She clicks her tongue – not disapprovingly but with a resigned sort of sympathy. There’s a touch of melancholy as she presses two fingers into the pumpkin’s darkening side and feels its flesh give, rotting steadily. This one is not long for her garden, she should put it somewhere special.
It’s a moderately sized pumpkin but it still takes some effort to heft onto her shoulder. She straightens, looks around and starts down the circus rope of a path that coils all through her garden. People say it should be impossible for her to reach every stem and root via that one twisting, brown and unbricked road. Then again, people also say it shouldn’t be possible for her marigolds to bloom all year round.
It’s not like she is keeping it a mystery, like she has some secret-ingredient fertilizer, she has told them time and again – it’s the pumpkins. By the looks most give her, they’d sooner believe she is a witch. Still, they bring her their pumpkins and that’s all she really cares about.
Everybody makes a big fuss about where Christmas trees go when the new year rolls in with a champagne pop but nobody seems to care about the gutted pumpkins after the candy wrappers have been (hopefully) sorted into the appropriate recycling bins.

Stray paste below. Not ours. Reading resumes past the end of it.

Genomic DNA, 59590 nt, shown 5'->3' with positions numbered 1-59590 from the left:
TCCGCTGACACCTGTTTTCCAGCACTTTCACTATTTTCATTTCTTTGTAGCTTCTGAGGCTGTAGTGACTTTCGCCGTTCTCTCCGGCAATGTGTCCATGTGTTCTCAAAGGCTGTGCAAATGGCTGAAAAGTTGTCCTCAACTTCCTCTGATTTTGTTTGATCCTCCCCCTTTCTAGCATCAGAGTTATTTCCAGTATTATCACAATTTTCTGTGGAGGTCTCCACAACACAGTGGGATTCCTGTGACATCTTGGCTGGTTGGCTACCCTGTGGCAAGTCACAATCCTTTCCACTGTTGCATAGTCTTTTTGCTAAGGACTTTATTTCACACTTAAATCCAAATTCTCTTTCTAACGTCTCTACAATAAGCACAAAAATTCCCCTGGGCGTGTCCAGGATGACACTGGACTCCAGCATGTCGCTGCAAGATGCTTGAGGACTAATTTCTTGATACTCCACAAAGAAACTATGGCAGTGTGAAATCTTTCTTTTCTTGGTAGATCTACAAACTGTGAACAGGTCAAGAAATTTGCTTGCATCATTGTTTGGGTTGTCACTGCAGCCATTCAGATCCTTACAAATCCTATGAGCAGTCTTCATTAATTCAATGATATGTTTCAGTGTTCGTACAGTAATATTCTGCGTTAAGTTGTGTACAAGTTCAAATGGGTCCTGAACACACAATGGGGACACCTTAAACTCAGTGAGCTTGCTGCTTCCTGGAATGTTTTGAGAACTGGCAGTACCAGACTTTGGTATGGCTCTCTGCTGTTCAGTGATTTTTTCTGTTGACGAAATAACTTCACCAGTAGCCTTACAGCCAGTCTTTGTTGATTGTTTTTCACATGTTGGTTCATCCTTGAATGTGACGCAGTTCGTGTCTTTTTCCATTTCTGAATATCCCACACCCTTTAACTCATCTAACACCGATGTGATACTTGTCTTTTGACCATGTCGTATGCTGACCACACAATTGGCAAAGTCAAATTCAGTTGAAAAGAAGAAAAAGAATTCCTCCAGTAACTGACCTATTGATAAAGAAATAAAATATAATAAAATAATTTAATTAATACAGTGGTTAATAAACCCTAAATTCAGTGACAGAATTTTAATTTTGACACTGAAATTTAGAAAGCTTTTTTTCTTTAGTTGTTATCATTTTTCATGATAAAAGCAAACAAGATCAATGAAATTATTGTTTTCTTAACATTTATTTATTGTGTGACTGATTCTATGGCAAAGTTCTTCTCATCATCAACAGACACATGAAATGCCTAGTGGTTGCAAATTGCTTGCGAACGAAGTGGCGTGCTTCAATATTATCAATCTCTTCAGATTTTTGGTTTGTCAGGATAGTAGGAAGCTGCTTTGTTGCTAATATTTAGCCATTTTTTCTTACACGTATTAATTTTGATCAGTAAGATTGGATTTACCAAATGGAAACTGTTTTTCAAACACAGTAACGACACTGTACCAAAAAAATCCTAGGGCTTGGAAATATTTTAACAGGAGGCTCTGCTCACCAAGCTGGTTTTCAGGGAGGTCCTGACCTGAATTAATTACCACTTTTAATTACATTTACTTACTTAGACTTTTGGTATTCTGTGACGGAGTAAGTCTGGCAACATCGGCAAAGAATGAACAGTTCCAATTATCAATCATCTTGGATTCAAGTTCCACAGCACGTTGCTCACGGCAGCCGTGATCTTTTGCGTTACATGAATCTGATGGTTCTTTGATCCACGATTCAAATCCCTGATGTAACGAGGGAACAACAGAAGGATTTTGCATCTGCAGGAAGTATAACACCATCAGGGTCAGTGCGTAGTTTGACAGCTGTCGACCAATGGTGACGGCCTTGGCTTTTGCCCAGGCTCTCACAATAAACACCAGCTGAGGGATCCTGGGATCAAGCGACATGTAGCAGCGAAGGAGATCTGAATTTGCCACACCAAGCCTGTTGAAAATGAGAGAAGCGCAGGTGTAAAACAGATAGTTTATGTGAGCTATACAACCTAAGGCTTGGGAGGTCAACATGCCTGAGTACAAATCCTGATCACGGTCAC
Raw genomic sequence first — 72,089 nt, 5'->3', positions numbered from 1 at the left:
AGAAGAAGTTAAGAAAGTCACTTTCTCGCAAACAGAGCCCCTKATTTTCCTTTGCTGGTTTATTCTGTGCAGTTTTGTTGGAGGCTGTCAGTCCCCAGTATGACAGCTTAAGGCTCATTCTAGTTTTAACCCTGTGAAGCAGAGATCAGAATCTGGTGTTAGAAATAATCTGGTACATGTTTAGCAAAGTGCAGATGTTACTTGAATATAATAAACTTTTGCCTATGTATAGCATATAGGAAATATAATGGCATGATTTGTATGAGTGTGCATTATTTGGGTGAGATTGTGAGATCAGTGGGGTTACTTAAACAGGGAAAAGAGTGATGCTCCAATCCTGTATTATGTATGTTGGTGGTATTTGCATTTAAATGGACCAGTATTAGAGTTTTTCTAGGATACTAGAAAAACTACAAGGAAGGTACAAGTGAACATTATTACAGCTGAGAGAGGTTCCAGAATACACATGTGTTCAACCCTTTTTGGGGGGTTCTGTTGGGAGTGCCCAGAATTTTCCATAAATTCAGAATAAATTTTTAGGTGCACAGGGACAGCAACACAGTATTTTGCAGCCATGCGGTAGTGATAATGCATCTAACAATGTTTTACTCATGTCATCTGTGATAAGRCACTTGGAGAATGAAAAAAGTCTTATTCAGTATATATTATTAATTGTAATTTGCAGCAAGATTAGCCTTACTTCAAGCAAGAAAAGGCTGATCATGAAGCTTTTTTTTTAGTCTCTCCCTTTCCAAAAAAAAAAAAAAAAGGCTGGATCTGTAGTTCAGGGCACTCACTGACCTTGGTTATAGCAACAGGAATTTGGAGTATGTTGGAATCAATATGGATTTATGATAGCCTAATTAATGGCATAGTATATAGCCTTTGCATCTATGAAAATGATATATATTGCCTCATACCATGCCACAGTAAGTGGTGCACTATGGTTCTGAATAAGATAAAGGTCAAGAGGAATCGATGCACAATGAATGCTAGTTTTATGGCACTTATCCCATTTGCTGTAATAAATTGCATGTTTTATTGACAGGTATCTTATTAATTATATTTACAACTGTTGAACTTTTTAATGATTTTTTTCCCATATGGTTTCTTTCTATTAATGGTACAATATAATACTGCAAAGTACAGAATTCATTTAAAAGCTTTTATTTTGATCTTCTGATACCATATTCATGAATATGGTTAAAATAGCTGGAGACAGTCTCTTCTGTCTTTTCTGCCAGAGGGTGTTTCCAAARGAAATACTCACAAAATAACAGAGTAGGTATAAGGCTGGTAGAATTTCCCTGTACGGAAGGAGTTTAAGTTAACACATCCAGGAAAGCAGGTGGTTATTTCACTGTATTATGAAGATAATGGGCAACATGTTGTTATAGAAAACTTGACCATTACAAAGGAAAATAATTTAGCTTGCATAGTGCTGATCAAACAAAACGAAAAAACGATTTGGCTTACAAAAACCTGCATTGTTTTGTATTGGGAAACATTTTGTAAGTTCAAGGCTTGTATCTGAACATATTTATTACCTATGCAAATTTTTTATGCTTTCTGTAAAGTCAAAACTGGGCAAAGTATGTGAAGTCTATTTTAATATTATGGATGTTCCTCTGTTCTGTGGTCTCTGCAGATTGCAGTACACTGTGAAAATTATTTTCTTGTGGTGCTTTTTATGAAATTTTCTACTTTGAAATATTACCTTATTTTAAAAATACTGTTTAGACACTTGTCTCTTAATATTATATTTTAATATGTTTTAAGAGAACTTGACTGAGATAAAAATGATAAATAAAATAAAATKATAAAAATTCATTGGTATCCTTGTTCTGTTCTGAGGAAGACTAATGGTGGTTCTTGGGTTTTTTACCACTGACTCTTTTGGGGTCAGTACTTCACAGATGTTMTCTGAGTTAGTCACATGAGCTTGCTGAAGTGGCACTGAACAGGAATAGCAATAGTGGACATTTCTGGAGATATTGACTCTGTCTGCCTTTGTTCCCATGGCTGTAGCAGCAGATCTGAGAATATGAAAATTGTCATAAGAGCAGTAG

“But it hardly matters now, does it? You know you’re all welcome.”
She tips the pumpkin off her shoulder and into her waiting arms, bending with the weight of it so she can gentle its descent to the ground. Its eyes are different sizes and the carving knife seems to have slipped a bit at the mouth – one tooth remaining where there had clearly been ambition for two. She has seen much better and much worse and she has never refused to take a single one.
“Norman,” she declares without much reason and with perfect confidence.
And Norman’s off-orange body fits magically among her forget-me-nots, some of his melancholy already evaporating into the cold November air.